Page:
Cerritos College
Cerritos College • Norwalk, Calif.

Talon Marks

Cerritos College • Norwalk, Calif.

Talon Marks

Cerritos College • Norwalk, Calif.

Talon Marks

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‘Warm Bodies’ is a modern Romeo and Juliet for the dead

Summit Entertainment
Nicholas Hoult and co-star Teresa Palmer mimic a modern Romeo and Juliet love story, but with a new twist in Warm Bodies. The film opened at number one at the box office.

While the actors who played zombies in “Warm Bodies” weren’t all convincing, this romantic comedy holds a different approach that people will enjoy, most likely if you’re a teenager.

The movie brings out an approach that will have more of a young adult audience because of the girl falling in love with a zombie.

“Warm Bodies” brings out allusions of Romeo and Juliet, having it take over the movie to have a more recognizable theme.

Because this isn’t your average zombie movie, or show, that has over-the-top killings.

It gives a different look into the zombie world.

It still does have zombies going around finding people to eat, but it also has a second type of zombie called “Boneys,” computer-generated imagery of fleshless zombies.

“Boneys” give out more of a zombie feel, because the other zombies don’t always run.

The actors aren’t always convincing at trying to act as what they should be and the ones who spoke in the movie didn’t have enough makeup to give off the entire zombie feel.

It had the potential to be better.

Instead of slouching down and walking slowly, more limping and zombie body movement should have been made.

The movie was based on Isaac Marion’s novel.

The beginning of the movie had zombie protagonist Nicholas Hoult as “R” talking to the audience through his thoughts, just how a narration would be in a novel through a character’s thoughts.

Having Hoult do that straight away in the beginning makes audiences try to understand what he went through. Even though he does not explain how he turned, because he doesn’t remember, it makes one feel sorry for him and try to figure out how it happened.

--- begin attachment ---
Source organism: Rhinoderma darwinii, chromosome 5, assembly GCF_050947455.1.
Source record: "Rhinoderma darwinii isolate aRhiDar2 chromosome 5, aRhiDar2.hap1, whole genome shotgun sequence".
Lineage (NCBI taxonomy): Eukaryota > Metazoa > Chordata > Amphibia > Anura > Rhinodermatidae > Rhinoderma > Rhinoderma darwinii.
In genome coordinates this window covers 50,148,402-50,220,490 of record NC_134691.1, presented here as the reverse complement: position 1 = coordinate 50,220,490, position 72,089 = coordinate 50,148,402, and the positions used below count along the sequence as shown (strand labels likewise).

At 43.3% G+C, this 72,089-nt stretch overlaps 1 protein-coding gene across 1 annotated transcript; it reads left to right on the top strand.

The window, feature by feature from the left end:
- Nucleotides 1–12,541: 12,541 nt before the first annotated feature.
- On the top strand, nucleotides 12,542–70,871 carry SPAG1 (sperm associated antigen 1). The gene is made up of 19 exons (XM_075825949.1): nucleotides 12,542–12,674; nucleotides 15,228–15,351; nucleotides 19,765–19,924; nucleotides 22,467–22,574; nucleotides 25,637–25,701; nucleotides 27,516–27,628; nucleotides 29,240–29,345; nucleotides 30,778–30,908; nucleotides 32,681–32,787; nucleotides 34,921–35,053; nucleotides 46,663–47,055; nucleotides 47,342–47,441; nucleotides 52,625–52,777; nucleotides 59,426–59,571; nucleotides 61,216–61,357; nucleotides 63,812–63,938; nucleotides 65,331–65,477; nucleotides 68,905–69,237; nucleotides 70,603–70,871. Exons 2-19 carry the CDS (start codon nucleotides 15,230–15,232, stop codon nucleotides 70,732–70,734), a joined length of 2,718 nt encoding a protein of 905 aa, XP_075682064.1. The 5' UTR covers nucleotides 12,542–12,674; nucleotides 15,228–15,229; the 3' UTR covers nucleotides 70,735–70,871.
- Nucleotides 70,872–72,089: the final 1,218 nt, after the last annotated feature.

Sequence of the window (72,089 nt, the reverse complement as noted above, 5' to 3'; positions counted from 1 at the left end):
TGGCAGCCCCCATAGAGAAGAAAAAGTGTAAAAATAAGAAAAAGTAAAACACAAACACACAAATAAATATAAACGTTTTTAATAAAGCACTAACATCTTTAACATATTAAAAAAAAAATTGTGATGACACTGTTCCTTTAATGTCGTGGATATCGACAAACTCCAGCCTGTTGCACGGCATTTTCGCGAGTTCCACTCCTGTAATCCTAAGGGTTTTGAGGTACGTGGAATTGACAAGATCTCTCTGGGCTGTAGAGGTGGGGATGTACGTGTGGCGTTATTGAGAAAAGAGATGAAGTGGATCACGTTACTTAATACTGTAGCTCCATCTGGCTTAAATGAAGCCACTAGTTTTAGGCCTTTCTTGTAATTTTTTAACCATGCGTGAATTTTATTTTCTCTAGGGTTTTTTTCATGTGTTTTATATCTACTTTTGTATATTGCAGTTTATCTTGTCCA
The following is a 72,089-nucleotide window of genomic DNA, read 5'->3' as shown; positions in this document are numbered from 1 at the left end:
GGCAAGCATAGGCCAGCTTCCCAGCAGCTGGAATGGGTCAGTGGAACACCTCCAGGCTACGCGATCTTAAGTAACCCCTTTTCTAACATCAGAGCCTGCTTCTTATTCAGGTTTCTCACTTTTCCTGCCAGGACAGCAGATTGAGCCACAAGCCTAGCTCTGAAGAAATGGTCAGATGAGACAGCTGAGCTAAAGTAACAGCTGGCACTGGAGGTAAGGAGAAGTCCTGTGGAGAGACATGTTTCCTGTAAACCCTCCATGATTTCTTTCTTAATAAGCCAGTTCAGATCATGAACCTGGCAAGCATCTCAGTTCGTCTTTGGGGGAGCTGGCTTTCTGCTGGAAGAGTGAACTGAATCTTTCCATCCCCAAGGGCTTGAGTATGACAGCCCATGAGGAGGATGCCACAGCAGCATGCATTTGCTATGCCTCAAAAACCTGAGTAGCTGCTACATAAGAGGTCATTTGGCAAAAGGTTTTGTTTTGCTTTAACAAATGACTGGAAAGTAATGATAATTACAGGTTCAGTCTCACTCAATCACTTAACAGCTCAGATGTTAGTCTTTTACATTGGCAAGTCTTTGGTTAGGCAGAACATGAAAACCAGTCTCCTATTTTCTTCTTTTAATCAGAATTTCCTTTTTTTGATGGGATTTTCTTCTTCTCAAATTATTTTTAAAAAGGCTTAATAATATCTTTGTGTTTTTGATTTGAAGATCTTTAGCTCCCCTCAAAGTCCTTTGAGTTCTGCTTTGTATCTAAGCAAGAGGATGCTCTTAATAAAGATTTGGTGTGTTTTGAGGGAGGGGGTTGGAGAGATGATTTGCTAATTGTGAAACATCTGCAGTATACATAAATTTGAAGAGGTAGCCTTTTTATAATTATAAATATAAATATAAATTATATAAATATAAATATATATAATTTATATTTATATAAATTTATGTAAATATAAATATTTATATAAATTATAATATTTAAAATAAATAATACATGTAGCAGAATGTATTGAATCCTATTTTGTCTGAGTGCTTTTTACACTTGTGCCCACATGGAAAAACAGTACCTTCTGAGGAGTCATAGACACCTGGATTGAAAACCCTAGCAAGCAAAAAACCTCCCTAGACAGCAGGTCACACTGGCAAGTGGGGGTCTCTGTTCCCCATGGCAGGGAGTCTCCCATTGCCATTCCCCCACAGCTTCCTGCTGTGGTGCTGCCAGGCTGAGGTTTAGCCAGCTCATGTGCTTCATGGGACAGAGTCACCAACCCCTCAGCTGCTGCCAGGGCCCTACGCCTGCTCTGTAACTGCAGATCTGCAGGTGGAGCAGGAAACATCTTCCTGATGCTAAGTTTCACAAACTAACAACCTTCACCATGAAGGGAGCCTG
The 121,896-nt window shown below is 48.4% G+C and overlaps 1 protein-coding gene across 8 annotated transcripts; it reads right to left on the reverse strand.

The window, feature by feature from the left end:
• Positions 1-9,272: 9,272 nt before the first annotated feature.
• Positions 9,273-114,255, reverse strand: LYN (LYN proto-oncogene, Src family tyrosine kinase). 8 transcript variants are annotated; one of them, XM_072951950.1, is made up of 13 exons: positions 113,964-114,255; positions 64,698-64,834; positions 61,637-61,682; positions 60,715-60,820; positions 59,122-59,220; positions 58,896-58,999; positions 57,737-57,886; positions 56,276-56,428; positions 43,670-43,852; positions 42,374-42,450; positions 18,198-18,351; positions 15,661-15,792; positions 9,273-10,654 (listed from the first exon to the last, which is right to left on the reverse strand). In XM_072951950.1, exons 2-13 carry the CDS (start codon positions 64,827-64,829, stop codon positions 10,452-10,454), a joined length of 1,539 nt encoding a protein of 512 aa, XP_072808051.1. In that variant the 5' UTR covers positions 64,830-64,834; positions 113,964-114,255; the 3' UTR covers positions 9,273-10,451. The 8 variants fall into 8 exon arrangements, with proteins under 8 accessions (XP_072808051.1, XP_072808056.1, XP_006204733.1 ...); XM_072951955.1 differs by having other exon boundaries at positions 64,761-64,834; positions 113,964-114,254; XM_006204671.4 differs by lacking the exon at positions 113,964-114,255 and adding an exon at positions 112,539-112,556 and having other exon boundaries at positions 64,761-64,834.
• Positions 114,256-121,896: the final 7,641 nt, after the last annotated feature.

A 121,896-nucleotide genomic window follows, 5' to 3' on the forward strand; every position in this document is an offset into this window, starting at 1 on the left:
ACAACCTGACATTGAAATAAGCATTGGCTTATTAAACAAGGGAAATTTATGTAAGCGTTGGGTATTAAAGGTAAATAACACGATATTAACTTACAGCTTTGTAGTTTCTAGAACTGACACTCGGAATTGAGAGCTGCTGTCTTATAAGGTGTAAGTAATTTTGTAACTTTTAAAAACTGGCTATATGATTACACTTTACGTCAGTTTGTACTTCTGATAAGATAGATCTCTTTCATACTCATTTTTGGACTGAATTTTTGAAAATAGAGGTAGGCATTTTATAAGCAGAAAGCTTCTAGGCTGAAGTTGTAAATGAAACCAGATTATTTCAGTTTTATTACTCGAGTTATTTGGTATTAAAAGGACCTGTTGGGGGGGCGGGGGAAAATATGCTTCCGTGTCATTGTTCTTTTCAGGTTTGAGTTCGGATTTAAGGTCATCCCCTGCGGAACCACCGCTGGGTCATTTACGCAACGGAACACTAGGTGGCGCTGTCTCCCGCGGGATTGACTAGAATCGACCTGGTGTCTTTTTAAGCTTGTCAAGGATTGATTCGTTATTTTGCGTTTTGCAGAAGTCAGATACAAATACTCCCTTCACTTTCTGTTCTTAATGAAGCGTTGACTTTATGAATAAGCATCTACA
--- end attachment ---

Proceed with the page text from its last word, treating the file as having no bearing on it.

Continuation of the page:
That’s a good example to make people feel part of him, to slowly go into the movie, and feel his pain.

If the audience wasn’t able to hear what Hoult was thinking, it would have thrown the movie off.

The entire movie had gray atmosphere to make the dark apocalyptic world stand in its place.

Because of Hoult’s zombie character falling in love with Julie Grigio, actress Teresa Palmer, while shooting other zombies with a shotgun, the movie turned to a point of no return.

The movie can not be taken seriously, making it a usual comedy after so many different zombie adaptations traditionally would have made a flesh-eater kill a human right away and not stop.

“R” trying to stop what he’s doing to save Julie’s life from being killed by the other zombies gives audiences something they did not expect.

That makes it acceptable in this kind of movie.

Since Hoult’s character can think for his own, that alone makes a different zombie, something that audiences are not used to.

With that, this movie stands out on its own in a creative way.

The comedy side of the movie was simple, it’s good enough to make people have a good laugh. All though it wasn’t hilarious, it had its moments.

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Rosaura Montes, Staff Writer
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‘Warm Bodies’ is a modern Romeo and Juliet for the dead